In 1798, it must have seemed like an enterprising plan: on a patch of land just across from where the Ohio River joins the Mississippi, Abram Bird cleared the woods and set up a warehouse. He planned to sell supplies to the flatboatmen drifting to New Orleans.

But this water doesn’t cooperate with just any dream. This land was too muddy, too swampy, too flood-prone. (Later, rail travelers would carry guns through the area so they could shoot the snakes for sport.) Two hundred years later, it looks much the same. As we drifted ashore last night -- after 80 miles of paddling in two days -- we found a narrow strip of mud, backed by a slough of brown water. Beyond that, a stand of dead willows. Killed by some flood, of course, with driftwood scattered ankle-deep across the muck.

It’s an appropriate welcome, I think, to the Lower Mississippi, which officially begins here, at this coming-together of the waters. Everything about the evening felt like coming home to the swamps: the weather grew steamy, the mosquitoes arrived; we even at catfish for supper. We are holed up here on Birds Point -- on a second, much sandier, and much more pleasant campsite, I should add -- for two nights, waiting out the southern winds.

 Flood-dead willow forest at Birds Point.

Flood-dead willow forest at Birds Point.

The great levees of the Lower Mississippi begin just a few miles upstream, and stretch nearly unbroken until past New Orleans. It's one of the most massive engineering projects ever undertaken by humankind. (Depending on your point of view, you might also call it one of the bravest -- or one of the most foolhardy -- too; we have pit ourselves in a neverending battle with nature, which in the end we are sure to lose.)

After we made camp, I hiked through the batture to find the levee. I consider Birds Point an important site, for behind it lies the first planned floodway we’ll pass as we travel down the Lower Mississippi -- a kind of release valve for the river, created after the disaster of 1927, once we learned that sometimes the river needs room to run. It’s been used only twice, in 1937 and 2011, both times over the strong objection of local farmers, who have their crops and even their homes inside the floodway. For over 50 years, there has been a battle over a small gap at the bottom of the floodway, 60 miles downstream. Should it be plugged, so that the land can be farmed? Should it be open, so that wildlife can thrive? Though little remarked upon, the debate rests on essential questions: what is our relationship to land, and to nature? Should we take dominion, and be productive, or find a way to coexist? (On his last day in office, President Obama gave his answer: he submitted an executive order, halting any work on closing the gap. Surely our new president will have his own say.)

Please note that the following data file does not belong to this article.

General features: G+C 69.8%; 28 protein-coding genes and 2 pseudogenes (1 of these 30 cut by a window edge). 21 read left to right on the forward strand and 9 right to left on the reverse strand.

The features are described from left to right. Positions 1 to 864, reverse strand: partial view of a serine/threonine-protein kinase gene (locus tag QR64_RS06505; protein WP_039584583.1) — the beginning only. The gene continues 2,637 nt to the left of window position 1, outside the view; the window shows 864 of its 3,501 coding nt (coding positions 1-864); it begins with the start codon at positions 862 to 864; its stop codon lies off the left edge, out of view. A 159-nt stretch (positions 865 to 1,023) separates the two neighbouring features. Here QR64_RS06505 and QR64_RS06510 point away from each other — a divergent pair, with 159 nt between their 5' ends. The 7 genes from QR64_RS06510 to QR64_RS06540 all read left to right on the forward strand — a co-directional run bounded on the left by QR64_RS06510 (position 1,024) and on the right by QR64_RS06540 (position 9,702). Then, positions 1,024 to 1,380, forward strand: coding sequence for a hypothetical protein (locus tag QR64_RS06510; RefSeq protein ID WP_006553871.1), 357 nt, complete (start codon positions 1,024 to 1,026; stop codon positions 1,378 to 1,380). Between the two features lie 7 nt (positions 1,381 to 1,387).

I’ve hiked in the batture many times, but I almost always arrive from the levee side: climb up that slope of green, and then slip down the other side, into the woods. So it was strange yesterday to do that walk in reverse. I followed a game trail through the last stand of forest, and then walked up the levee to see the endless expanse of farms on the other side. Many people might consider this the middle of nowhere; but after 10 days in the wilderness, you start to see a farm for what it is: the starting point of all civilization. After 10 days of sweat and no showers, I stepped back into a different world. Which one is the real world? I'm not sure. But I know that there atop the levee it felt like an entirely different day, brighter, sunnier, with purple flowers -- weeds, I should note -- blooming in the fallow fields, and new saplings blowing in the breeze.

 Atop the levee at Birds Point.

Atop the levee at Birds Point.

I stood there for a moment, and then turned back and walked  down the levee, back into the walled-in wild. I was surprised by the thought that stuck with me: that farm was quite beautiful. Anyone would think so. The control of nature makes our lives possible.

As I returned to the river, the smell of mud came first -- refreshing in its own way -- and then, at the bank, a cool breeze off the water. Our catfish supper was baking in the Dutch oven, and soon enough was served with fried potatoes and fire-roasted corn on the cob. We ate in a nook of trees, watching the sunset blaze across the water. Here Abram Bird failed to control nature -- and that has made beauty, too.

Update: I said above that the willows here on Birds Point were dead, killed by a flood. But as I sat and watched the storm roll in, I saw buds on the treetops, newly sprouting since yesterday afternoon. Welcome to life, and to springtime -- and welcome to the Lower Miss!